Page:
The European Court of Human Rights hears applications from both individuals and Member States on alleged breaches of the European Convention of Human Rights (ECHR). This is the permanent judicial body of the Council of Europe which guarantees for all Europeans the rights safeguarded by the ECHR. It is open to states and individuals regardless of nationality.
Since 1998 it has sat as a full-time court and individuals can apply to it directly. In almost fifty years the Court has delivered more than 10,000 judgments. These are binding on the countries concerned and have led governments to alter their legislation and administrative practice across a wide range of areas.
The Court has faced challenges in recent years, notably due to the enormous increase in the number of pending cases, after membership of the Council of Europe doubled following the accession of a large number of formerly Communist States in the 1990s.
Throughout this process Ireland has been supportive of measures to improve the functioning of the Court, whilst ensuring that its ultimate authority and independence are safeguarded and the rule of law upheld. Former Chief Justice John Murray acted as Chair of an Advisory Panel on the appointment of judges to the Court until 2017 and Ireland has funded the webcasting of proceedings for a number of years.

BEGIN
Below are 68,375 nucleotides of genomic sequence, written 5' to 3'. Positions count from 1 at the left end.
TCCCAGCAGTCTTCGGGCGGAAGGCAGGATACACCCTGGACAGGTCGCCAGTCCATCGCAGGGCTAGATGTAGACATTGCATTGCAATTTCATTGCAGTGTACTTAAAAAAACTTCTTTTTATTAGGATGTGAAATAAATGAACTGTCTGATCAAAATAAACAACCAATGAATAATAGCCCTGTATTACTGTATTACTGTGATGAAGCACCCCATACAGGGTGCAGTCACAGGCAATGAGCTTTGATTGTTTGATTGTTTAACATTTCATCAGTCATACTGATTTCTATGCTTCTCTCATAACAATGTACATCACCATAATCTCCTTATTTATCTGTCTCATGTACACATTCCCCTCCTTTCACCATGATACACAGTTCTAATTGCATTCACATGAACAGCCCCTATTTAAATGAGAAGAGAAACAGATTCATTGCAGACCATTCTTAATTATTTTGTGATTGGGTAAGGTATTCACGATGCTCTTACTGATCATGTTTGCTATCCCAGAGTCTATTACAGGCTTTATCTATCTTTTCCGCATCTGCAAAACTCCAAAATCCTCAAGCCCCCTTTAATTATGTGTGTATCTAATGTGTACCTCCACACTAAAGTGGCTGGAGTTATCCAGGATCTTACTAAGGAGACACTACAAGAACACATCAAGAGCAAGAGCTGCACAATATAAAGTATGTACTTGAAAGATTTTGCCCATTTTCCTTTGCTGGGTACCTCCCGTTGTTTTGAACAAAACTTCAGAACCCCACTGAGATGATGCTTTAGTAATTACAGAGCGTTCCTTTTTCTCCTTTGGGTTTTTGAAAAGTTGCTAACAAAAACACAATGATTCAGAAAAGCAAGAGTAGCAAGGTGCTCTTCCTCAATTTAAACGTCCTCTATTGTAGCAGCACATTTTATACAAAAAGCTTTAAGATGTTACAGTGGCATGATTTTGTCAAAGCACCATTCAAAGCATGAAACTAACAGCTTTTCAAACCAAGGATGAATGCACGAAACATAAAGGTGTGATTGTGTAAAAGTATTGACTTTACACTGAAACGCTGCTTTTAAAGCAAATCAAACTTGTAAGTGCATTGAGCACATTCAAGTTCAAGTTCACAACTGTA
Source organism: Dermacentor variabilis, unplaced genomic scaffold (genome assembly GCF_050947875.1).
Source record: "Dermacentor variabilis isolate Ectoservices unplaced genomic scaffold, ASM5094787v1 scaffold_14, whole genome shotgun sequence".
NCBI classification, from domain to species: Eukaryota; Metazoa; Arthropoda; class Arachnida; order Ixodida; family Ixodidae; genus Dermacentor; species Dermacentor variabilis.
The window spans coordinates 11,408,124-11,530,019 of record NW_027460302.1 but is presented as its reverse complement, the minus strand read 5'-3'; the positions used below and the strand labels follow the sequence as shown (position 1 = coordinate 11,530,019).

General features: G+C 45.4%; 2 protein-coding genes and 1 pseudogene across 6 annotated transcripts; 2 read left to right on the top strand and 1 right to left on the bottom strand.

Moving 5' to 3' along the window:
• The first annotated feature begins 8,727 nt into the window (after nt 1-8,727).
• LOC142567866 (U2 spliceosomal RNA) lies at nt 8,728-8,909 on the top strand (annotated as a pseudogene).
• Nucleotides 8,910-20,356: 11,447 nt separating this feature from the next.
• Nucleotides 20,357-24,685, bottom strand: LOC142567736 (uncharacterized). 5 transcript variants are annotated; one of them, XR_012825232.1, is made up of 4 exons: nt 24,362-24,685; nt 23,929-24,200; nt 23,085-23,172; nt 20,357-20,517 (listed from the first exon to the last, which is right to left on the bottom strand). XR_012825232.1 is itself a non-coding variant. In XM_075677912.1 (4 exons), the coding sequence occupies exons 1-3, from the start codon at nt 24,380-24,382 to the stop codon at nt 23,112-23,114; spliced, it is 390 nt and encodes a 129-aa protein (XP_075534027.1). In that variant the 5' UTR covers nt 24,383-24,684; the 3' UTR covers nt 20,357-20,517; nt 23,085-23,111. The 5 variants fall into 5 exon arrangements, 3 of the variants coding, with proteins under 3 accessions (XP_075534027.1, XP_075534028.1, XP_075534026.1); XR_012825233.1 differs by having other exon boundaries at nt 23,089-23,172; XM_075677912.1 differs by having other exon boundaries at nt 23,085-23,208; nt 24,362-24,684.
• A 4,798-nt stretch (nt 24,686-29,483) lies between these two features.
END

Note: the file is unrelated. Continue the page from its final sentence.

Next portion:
The backlog of cases reached a peak of 150,000 in 2012 before reducing to the current number of 50,000 following the adoption of mechanisms such as pilot judgments, where systematic failings are dealt with by determining a single case.
These remedial measures commenced in the context of a series of declarations on the reform of the Court and Convention system signed by Member States, beginning with the Interlaken Declaration in 2010 and continuing through Brighton, Izmir, Brussels and Copenhagen in 2018.
In addition to managing the backlog of cases, the reform process has sought to ensure high quality judgments, improve the execution of judgments and clarify the role that subsidiarity plays in the justice system. Read more on the Council of Europe website.
The Commissioner for Human Rights promotes human rights reform and protection in Council of Europe member states. Dunja Mijatović, a national of Bosnia-Herzegovina, who twice held the position of OSCE Representative on Freedom of the Media, was elected as Commissioner for a six-year term in January 2018. Read more on the Commissioner website.
The Conference of International Non-Governmental Organisations (INGOs) of the Council of Europe is the representative body of the international Non-Governmental Organisations enjoying participatory status with the Council of Europe.
It includes some 400 INGOs and provides vital links between politicians and the public and brings the voice of civil society to the Council. Read more on the INGOs website.